A group of researchers sought to determine which format — chronologic or narrative — was preferred among oncology clinicians. For this study, the National Comprehensive Cancer Network (NCCN) Electronic Health Record (EHR) Oncology Advisory Group was asked to distribute a survey on oncology history documentation style preferences to their member institutions. The findings were published in JCO Oncology Practice.

The team collected responses over the course of 6 weeks. By the end of the data collection period, they had received responses from a total of 562 clinicians from 19 institutions.

The survey contained 2 examples of oncology patient histories: The first was an edited narrative history of a patient with colon cancer that included key clinical events, first-person comments, and other details. The second was a list of bullet points with dates in chronological order based on the narrative summary, but it omitted clinical and personal details except the ones determined to be necessary for understanding the decision making. It then asked participants 2 questions:

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  • Which summary better prepares you for your first encounter with this established patient?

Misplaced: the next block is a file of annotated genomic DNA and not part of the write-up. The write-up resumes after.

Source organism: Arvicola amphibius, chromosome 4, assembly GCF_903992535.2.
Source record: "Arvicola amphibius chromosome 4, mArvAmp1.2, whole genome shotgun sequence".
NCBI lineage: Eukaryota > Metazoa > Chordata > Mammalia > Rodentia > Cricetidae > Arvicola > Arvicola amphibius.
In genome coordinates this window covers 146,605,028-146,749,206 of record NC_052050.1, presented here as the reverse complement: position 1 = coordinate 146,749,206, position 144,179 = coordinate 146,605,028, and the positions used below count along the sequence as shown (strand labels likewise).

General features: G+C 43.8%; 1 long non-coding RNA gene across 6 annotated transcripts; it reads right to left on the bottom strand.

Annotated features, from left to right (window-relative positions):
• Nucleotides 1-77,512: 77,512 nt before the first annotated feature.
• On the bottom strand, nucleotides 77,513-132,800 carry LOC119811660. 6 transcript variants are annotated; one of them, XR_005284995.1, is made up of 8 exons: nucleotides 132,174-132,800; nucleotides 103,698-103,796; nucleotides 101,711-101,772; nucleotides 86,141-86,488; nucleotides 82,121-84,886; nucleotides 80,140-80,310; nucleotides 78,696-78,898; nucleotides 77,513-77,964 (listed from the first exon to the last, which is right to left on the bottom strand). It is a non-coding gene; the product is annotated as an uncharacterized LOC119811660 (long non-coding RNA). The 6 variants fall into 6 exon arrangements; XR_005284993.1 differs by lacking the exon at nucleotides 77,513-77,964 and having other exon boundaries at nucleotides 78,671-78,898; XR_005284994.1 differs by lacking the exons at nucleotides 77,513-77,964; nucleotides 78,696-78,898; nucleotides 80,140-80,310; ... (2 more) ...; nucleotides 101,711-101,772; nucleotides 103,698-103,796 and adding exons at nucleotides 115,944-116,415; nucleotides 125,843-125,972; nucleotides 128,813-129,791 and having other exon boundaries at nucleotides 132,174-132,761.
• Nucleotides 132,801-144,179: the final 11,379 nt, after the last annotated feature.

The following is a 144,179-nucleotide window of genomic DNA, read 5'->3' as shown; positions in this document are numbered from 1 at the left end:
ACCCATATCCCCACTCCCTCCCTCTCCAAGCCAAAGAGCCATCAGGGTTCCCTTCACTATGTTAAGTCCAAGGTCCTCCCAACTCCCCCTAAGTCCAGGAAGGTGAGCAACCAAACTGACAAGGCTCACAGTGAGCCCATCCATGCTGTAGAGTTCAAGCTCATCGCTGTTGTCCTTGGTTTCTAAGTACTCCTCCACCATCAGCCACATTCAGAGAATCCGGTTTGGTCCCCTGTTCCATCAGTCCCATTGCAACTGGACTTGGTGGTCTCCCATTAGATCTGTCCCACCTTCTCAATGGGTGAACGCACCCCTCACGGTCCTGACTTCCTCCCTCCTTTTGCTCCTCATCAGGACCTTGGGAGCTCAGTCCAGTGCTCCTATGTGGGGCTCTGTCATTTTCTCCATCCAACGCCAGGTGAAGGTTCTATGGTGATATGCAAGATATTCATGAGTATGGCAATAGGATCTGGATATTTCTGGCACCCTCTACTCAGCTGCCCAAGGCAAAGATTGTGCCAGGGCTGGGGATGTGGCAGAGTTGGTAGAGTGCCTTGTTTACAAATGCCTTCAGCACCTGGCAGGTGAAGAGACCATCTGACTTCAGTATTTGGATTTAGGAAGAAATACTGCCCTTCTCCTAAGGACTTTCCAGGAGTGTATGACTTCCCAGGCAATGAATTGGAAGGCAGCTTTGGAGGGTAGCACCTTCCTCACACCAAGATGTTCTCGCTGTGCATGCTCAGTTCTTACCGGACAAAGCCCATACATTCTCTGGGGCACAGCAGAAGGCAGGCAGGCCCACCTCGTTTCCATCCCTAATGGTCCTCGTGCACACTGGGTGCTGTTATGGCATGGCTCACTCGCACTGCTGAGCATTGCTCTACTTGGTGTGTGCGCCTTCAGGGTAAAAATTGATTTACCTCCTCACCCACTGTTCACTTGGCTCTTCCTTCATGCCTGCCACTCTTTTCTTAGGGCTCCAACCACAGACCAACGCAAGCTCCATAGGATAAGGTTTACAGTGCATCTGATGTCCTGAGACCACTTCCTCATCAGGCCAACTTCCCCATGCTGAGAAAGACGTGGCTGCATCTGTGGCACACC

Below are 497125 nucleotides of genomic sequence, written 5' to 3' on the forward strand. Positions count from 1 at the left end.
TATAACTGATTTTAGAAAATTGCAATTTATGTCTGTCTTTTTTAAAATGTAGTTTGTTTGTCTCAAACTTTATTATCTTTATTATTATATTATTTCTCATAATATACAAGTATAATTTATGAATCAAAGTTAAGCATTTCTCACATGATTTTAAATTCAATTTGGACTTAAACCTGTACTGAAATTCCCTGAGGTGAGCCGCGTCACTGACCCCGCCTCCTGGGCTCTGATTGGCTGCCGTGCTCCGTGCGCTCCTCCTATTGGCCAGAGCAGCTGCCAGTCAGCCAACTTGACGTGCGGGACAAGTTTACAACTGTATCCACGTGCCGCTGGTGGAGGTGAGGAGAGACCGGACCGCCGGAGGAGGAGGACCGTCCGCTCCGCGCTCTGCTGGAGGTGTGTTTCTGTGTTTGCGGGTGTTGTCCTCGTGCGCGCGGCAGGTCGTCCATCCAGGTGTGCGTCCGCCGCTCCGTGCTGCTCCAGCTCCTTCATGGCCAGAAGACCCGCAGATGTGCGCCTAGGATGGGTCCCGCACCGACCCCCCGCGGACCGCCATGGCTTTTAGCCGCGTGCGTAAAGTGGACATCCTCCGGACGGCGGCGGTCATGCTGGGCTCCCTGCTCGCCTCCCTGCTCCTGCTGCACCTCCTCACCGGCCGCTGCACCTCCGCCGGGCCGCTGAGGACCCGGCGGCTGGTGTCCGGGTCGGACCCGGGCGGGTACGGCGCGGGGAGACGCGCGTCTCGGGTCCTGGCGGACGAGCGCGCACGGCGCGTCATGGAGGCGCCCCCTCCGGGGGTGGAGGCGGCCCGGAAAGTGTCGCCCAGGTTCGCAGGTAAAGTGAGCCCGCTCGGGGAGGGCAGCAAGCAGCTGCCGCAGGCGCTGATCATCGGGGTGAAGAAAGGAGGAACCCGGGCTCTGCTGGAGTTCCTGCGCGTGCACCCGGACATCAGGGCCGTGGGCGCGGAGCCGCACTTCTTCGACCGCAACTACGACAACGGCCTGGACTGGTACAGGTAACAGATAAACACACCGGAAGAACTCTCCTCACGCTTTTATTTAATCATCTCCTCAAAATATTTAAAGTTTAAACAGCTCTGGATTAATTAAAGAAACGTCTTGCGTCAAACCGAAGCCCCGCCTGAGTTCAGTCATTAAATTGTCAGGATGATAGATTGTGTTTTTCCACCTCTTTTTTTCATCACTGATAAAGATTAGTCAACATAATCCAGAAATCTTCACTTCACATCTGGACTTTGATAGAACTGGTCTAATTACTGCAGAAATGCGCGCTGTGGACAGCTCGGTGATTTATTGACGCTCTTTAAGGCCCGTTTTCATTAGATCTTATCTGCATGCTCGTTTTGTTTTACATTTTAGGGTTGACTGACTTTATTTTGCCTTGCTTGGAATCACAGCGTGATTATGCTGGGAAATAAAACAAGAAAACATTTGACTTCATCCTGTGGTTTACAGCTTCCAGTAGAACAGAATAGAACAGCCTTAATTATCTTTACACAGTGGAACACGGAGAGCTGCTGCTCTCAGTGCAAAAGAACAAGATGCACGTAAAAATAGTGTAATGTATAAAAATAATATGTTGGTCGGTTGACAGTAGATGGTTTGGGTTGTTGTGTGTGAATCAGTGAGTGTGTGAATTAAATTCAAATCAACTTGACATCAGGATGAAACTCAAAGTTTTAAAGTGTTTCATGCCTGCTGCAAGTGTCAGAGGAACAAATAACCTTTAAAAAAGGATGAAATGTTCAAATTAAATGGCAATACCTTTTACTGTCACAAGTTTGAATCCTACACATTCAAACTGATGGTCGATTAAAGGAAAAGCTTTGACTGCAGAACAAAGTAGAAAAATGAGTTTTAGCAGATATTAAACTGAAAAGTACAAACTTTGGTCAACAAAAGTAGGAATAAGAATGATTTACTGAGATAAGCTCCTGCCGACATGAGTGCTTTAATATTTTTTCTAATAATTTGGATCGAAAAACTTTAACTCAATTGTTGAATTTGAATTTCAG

• Which summary would serve as a better foundation for documentation of your own clinic visit?

The majority of the respondents (66%) replied that they preferred a chronologic history when preparing for a visit with an unknown patient. Seventy-seven percent replied that they preferred a chronologic history when preparing their own notes.

The researchers noted that this is the first large study of documentation style preferences for oncology histories. But it does have some limitations. The survey relied upon a convenience sampling strategy and just 1 consensus-derived example of each oncology history format. The respondents represented large multidisciplinary academic centers that might include a different mix of providers than one would find at a community oncology center, which may affect the generalizability of these findings.

“Our results should be regarded as informative and hypothesis-generating,” the researchers noted.

Although these findings suggest that a chronologic history format has some advantages over a narrative history, it may also have some weaknesses.

“Providers using or considering this format should be encouraged that it’s well-received, but note the potential for loss of a patient story and nuances of [social determinants of health],” they concluded. “Further research is required to understand how to effectively use this format in clinical practice to satisfy the needs of both note authors and readers.”

Disclosures: Some study authors have declared affiliations with biotech, pharmaceutical, and/or device companies. Please see the original reference for a full list of disclosures.


Martin DB, Stetson PD, Gilcrease GW, et al. Preferences in oncology history documentation styles among clinical practitioners. JCO Oncol Pract. Published online July 6, 2021. doi:10.1200/OP.20.00756